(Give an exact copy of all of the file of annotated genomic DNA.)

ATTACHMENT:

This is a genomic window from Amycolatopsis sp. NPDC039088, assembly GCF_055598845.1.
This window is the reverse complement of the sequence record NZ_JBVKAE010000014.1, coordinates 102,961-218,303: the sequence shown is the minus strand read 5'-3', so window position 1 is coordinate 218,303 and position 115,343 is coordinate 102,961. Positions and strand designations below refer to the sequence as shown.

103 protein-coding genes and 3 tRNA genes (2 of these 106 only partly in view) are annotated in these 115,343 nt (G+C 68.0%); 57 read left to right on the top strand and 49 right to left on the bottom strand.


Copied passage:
This is a genomic window from Amycolatopsis sp. NPDC039088, assembly GCF_055598845.1.
This window is the reverse complement of the sequence record NZ_JBVKAE010000014.1, coordinates 102,961-218,303: the sequence shown is the minus strand read 5'-3', so window position 1 is coordinate 218,303 and position 115,343 is coordinate 102,961. Positions and strand designations below refer to the sequence as shown.

103 protein-coding genes and 3 tRNA genes (2 of these 106 only partly in view) are annotated in these 115,343 nt (G+C 68.0%); 57 read left to right on the top strand and 49 right to left on the bottom strand.